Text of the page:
How Software Consulting Services LLC Evolved Its Licensing Model for Sustainability and Growth

Bethlehem, Pennsylvania, June 10, 2022 (GLOBE NEWSWIRE) — Like many small and medium-sized software development companies, Software Consulting Services LLC (SCS) had a sales and implementation model that revolved around a large initial capital purchase of software followed by ongoing technical support.

After the economic collapse of 2010, this buying pattern began to produce less returns. In 2014, SCS faced declining revenue, less development, and prospects who could no longer afford large, early purchases. The buying pattern was broken and threatened to slowly destroy the business.

Luckily, current owner and managing member Kurt Jackson had a solution.

In 2015, Jackson worked directly with the former owner of SCS to reinvent its buying model. Over the next year, they realized that almost everything had to be reinvented for the subscription model to restart the engine of the business.

This is when they decide to go back to the start-up era. It was time to challenge and rework every aspect of their 30-year-old software development business. In 2015, they signed their first new client with a subscription contract.

Today, subscription revenue makes up 70% of their annual recurring revenue (ARR), with traditional support contracts and integration services making up the rest. At the start of 2020, the monthly ARR had exceeded their monthly operating costs and continues to climb. 2021 has been the best year for SCS in the past 17 years.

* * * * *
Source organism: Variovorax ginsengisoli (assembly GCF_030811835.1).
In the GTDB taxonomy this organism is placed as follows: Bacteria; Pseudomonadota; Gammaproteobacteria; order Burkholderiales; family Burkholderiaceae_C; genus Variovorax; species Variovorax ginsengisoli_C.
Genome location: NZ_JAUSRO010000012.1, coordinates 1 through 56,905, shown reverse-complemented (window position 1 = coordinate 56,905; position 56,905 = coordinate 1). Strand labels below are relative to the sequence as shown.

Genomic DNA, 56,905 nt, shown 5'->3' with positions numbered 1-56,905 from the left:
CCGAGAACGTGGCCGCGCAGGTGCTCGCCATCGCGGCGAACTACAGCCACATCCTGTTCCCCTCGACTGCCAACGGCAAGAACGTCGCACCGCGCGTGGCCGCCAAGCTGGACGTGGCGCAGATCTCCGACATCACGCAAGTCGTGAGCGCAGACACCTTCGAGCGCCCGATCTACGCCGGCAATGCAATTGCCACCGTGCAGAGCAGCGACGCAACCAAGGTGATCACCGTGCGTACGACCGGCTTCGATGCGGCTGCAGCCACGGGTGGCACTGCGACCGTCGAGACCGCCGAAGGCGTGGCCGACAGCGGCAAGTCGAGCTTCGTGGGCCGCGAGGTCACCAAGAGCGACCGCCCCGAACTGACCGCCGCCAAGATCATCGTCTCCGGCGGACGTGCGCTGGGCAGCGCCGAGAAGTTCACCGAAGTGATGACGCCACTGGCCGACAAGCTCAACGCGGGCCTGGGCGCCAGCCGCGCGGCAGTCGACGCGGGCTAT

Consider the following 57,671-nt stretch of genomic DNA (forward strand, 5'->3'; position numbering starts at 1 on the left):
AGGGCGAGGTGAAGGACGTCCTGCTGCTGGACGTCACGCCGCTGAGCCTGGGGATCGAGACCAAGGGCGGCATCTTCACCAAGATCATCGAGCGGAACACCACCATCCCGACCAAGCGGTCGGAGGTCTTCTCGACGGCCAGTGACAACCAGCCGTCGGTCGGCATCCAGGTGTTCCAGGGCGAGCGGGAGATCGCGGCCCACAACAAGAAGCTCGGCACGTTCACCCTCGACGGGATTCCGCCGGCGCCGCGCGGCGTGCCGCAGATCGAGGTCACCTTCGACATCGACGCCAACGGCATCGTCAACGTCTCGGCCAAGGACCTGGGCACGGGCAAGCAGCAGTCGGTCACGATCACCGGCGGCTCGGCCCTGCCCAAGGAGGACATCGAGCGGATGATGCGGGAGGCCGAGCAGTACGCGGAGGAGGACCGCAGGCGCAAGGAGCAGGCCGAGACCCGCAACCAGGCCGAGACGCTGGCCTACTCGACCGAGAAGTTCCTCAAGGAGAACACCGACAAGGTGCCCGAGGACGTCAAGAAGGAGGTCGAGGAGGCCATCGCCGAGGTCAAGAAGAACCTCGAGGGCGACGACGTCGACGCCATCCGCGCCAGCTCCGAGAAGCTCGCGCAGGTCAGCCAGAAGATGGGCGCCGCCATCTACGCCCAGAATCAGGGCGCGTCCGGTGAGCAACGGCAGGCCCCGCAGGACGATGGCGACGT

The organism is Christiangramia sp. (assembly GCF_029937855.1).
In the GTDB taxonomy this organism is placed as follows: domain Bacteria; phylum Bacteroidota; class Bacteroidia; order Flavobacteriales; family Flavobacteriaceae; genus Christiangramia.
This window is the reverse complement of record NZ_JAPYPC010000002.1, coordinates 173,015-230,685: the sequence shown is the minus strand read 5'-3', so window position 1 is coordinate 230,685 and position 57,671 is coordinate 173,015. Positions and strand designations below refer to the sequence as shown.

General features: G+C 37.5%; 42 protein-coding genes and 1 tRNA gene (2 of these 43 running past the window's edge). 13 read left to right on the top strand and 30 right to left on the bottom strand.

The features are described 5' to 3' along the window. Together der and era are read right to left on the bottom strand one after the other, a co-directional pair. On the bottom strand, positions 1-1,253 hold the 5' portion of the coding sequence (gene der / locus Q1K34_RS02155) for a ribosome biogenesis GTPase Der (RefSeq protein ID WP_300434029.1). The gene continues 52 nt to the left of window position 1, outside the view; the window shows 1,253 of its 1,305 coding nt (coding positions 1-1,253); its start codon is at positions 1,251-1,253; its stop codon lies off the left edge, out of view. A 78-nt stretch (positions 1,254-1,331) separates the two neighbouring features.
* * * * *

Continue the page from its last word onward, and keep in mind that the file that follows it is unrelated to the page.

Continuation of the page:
With initial subscription terms between 3 and 5 years and automatic annual renewal after the initial term, the 7-year value of a new customer has doubled. Their annual churn rate is around 6% and their 7-year compound monthly growth rate (CMGR) is 10.4%.

Their vision and innovation at SCS probably saved the company. Not only that, it blazed a new trail, re-energizing the team and generating bigger revenue than ever. Jackson and SCS have mapped out a roadmap for change, and now they want to help traditional software development companies realign themselves for the future and secure a reliable, dependable ARR revenue stream.

How to Beat the Odds and Move to Service-Based Recurring Revenue

Although SCS has been able to reinvent itself with SaaS licensing and sales models, their transformation has not been without challenges. Jackson identified six key points to consider when transitioning to a subscription model. By doing so, small and medium software companies can make the change more efficiently – and potentially avoid costly missteps along the way.

1. Anticipate and plan for cash flow problems

As Jackson explains, they initially underestimated the stress the transition process would have on cash flow. Companies should remember that they are exchanging upfront money for longer term subscriptions.

“Make sure you let your lenders know what the process is and what you can ask of them,” Jackson says. “We had to extend our line of credit from $250,000 to just over $800,000, and for at least 3 years we used it. We would repay most of it in the first quarter of each year, but without it we would have had problems. »

From the start, they kept a detailed plan of how many subscriptions they would need to hit the spending inflection point overtaking ARR.

Update your lenders often, and if the line is up, they’ll likely keep the funding going.

2. Build trust among sales staff

Along with a new type of SaaS or managed services contract, companies need to rework their sales compensation. For all of this to work, the sales staff must believe that they can make more money with this new model.

“Our subscriptions average $3,000 per month, so for us, basing compensation on the monthly fee with a percentage of the onboarding cost did the trick,” Jackson says. “Once the sales staff had one or two under their belt and could see the extra dollars in compensation, we were off to the races.”